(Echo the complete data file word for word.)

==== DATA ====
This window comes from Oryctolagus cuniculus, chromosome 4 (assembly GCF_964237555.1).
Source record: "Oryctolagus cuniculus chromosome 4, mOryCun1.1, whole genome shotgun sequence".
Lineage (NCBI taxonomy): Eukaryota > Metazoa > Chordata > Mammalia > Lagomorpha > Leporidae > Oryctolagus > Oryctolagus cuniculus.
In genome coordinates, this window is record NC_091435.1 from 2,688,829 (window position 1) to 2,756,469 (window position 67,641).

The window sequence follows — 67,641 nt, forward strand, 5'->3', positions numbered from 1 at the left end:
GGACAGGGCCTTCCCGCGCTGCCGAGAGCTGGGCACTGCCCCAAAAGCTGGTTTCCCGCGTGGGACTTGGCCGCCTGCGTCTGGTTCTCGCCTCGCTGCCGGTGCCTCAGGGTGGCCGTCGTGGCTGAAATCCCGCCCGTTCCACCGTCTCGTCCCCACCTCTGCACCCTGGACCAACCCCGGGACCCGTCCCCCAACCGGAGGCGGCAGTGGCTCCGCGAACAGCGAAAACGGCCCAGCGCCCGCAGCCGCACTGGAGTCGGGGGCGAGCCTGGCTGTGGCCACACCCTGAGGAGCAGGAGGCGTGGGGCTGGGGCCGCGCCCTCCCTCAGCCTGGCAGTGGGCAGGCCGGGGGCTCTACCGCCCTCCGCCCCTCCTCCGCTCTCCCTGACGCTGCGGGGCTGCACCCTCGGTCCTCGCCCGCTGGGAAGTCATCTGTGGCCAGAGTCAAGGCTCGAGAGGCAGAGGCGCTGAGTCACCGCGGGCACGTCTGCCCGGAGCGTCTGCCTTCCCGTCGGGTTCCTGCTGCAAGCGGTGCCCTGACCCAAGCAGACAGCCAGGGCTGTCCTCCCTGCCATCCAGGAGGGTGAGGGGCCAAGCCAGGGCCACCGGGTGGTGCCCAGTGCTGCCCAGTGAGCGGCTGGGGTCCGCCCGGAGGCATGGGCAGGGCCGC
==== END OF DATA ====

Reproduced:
This window comes from Oryctolagus cuniculus, chromosome 4 (assembly GCF_964237555.1).
Source record: "Oryctolagus cuniculus chromosome 4, mOryCun1.1, whole genome shotgun sequence".
Lineage (NCBI taxonomy): Eukaryota > Metazoa > Chordata > Mammalia > Lagomorpha > Leporidae > Oryctolagus > Oryctolagus cuniculus.
In genome coordinates, this window is record NC_091435.1 from 2,688,829 (window position 1) to 2,756,469 (window position 67,641).

The window sequence follows — 67,641 nt, forward strand, 5'->3', positions numbered from 1 at the left end:
GGACAGGGCCTTCCCGCGCTGCCGAGAGCTGGGCACTGCCCCAAAAGCTGGTTTCCCGCGTGGGACTTGGCCGCCTGCGTCTGGTTCTCGCCTCGCTGCCGGTGCCTCAGGGTGGCCGTCGTGGCTGAAATCCCGCCCGTTCCACCGTCTCGTCCCCACCTCTGCACCCTGGACCAACCCCGGGACCCGTCCCCCAACCGGAGGCGGCAGTGGCTCCGCGAACAGCGAAAACGGCCCAGCGCCCGCAGCCGCACTGGAGTCGGGGGCGAGCCTGGCTGTGGCCACACCCTGAGGAGCAGGAGGCGTGGGGCTGGGGCCGCGCCCTCCCTCAGCCTGGCAGTGGGCAGGCCGGGGGCTCTACCGCCCTCCGCCCCTCCTCCGCTCTCCCTGACGCTGCGGGGCTGCACCCTCGGTCCTCGCCCGCTGGGAAGTCATCTGTGGCCAGAGTCAAGGCTCGAGAGGCAGAGGCGCTGAGTCACCGCGGGCACGTCTGCCCGGAGCGTCTGCCTTCCCGTCGGGTTCCTGCTGCAAGCGGTGCCCTGACCCAAGCAGACAGCCAGGGCTGTCCTCCCTGCCATCCAGGAGGGTGAGGGGCCAAGCCAGGGCCACCGGGTGGTGCCCAGTGCTGCCCAGTGAGCGGCTGGGGTCCGCCCGGAGGCATGGGCAGGGCCGC